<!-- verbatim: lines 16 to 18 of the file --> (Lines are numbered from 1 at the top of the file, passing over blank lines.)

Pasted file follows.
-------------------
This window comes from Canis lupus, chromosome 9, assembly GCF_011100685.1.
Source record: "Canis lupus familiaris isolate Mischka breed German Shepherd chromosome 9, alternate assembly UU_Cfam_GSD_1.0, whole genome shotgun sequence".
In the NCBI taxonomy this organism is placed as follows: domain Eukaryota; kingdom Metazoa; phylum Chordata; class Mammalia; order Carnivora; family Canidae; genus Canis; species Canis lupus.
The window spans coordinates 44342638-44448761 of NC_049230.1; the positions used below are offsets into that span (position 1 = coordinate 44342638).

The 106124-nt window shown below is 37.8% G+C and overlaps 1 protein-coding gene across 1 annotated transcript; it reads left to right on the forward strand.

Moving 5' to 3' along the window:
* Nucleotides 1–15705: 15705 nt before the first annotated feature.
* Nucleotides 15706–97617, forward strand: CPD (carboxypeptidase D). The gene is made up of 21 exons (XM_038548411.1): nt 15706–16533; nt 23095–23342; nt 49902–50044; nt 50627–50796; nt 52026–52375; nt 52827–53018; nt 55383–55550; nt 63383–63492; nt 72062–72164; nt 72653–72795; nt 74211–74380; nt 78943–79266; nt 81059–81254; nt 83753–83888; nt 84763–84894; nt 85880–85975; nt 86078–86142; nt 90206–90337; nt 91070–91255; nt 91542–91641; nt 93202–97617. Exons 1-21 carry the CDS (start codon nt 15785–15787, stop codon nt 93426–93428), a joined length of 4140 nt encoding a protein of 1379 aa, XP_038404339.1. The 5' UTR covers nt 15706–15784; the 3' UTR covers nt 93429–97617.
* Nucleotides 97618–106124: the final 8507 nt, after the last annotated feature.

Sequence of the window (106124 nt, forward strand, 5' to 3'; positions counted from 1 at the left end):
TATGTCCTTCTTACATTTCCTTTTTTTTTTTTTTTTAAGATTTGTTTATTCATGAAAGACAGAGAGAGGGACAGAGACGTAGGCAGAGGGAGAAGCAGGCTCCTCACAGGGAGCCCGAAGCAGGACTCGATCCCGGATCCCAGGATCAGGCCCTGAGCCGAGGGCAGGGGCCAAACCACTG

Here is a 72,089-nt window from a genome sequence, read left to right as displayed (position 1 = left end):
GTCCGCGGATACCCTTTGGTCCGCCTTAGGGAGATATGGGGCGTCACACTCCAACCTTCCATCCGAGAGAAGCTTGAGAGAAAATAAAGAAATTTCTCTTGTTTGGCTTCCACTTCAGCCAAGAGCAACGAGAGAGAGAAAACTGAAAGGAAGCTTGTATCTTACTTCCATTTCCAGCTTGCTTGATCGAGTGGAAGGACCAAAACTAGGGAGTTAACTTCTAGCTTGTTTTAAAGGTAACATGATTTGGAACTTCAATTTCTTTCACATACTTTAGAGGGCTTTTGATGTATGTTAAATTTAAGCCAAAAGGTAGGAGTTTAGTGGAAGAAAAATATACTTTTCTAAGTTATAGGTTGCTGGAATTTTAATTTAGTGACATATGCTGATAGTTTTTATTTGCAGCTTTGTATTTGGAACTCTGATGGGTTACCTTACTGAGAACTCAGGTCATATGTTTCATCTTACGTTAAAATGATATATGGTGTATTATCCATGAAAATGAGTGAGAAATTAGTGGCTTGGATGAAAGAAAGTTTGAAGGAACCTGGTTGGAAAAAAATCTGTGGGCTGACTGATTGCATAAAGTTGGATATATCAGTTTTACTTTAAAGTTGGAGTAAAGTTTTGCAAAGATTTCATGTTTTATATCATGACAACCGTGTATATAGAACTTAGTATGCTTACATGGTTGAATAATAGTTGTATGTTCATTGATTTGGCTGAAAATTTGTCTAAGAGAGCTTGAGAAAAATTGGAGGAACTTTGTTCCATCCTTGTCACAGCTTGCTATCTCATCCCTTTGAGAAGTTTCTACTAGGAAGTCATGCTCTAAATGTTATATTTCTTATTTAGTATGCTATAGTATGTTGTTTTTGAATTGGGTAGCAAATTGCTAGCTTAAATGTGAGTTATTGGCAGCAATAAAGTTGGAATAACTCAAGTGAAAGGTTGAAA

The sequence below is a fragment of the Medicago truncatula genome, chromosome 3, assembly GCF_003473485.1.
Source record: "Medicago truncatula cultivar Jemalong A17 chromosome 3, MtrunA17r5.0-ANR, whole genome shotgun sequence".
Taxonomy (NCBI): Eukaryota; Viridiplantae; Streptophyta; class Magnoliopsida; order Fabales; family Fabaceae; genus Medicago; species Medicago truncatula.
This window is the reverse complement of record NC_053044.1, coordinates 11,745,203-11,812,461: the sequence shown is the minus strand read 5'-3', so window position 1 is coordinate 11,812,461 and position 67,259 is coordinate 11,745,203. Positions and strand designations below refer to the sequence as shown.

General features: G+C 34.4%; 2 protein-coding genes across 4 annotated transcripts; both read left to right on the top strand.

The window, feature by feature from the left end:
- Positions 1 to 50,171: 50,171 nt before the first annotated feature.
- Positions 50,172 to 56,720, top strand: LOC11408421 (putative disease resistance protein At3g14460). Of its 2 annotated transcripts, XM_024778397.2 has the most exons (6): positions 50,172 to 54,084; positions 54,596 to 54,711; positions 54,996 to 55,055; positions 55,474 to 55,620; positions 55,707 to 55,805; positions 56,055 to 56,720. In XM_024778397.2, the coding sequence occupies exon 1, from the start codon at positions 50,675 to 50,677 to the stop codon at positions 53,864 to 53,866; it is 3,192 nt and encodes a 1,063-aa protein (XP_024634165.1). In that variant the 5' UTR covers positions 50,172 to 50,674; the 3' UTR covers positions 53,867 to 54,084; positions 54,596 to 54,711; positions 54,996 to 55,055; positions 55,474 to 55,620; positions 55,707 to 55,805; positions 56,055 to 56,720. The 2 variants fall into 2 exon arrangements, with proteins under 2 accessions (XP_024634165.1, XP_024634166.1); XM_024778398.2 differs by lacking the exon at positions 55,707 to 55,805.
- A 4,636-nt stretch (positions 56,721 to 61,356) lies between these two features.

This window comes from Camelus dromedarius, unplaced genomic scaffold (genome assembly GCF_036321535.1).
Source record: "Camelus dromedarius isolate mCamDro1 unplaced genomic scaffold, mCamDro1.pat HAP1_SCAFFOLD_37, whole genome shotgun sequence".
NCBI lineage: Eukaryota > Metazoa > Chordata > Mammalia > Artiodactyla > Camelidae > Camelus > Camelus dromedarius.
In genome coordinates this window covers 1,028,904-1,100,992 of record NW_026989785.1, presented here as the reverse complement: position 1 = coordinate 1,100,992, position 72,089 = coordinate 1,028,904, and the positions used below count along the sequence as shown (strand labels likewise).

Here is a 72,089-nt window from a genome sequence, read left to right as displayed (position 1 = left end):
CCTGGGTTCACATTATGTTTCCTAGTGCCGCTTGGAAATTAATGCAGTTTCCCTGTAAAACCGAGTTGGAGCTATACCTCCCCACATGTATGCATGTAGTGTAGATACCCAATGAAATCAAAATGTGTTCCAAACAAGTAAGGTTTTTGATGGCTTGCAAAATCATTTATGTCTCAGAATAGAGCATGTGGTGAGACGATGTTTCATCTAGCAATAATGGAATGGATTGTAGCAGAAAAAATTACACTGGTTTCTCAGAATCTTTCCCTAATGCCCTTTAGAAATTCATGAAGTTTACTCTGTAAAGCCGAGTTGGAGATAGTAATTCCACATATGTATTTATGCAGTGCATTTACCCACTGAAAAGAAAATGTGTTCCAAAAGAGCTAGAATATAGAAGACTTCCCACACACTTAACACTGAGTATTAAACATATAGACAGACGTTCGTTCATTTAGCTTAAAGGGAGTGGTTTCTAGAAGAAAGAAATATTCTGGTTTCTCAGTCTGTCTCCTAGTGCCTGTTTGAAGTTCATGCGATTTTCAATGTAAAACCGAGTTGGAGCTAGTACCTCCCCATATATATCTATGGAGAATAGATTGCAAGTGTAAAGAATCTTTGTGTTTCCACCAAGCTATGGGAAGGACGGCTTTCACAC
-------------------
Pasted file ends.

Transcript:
Taxonomy (NCBI): Eukaryota; Viridiplantae; Streptophyta; class Magnoliopsida; order Fabales; family Fabaceae; genus Medicago; species Medicago truncatula.
This window is the reverse complement of record NC_053044.1, coordinates 11,745,203-11,812,461: the sequence shown is the minus strand read 5'-3', so window position 1 is coordinate 11,812,461 and position 67,259 is coordinate 11,745,203. Positions and strand designations below refer to the sequence as shown.

General features: G+C 34.4%; 2 protein-coding genes across 4 annotated transcripts; both read left to right on the top strand.